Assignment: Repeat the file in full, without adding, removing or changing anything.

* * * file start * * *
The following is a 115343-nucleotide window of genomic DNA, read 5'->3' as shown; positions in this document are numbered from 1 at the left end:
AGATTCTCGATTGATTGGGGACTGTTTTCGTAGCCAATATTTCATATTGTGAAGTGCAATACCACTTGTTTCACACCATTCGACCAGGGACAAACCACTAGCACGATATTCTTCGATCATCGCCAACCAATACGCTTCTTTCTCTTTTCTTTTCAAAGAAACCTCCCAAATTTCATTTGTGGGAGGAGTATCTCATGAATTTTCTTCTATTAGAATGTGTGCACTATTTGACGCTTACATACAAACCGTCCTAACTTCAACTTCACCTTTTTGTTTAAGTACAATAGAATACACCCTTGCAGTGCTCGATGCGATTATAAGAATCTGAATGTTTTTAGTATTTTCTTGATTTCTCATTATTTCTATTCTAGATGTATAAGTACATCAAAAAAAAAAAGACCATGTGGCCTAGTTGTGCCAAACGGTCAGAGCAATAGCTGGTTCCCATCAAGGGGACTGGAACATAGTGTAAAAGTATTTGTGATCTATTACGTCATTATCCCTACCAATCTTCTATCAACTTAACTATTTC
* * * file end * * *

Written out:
The following is a 115343-nucleotide window of genomic DNA, read 5'->3' as shown; positions in this document are numbered from 1 at the left end:
AGATTCTCGATTGATTGGGGACTGTTTTCGTAGCCAATATTTCATATTGTGAAGTGCAATACCACTTGTTTCACACCATTCGACCAGGGACAAACCACTAGCACGATATTCTTCGATCATCGCCAACCAATACGCTTCTTTCTCTTTTCTTTTCAAAGAAACCTCCCAAATTTCATTTGTGGGAGGAGTATCTCATGAATTTTCTTCTATTAGAATGTGTGCACTATTTGACGCTTACATACAAACCGTCCTAACTTCAACTTCACCTTTTTGTTTAAGTACAATAGAATACACCCTTGCAGTGCTCGATGCGATTATAAGAATCTGAATGTTTTTAGTATTTTCTTGATTTCTCATTATTTCTATTCTAGATGTATAAGTACATCAAAAAAAAAAAGACCATGTGGCCTAGTTGTGCCAAACGGTCAGAGCAATAGCTGGTTCCCATCAAGGGGACTGGAACATAGTGTAAAAGTATTTGTGATCTATTACGTCATTATCCCTACCAATCTTCTATCAACTTAACTATTTC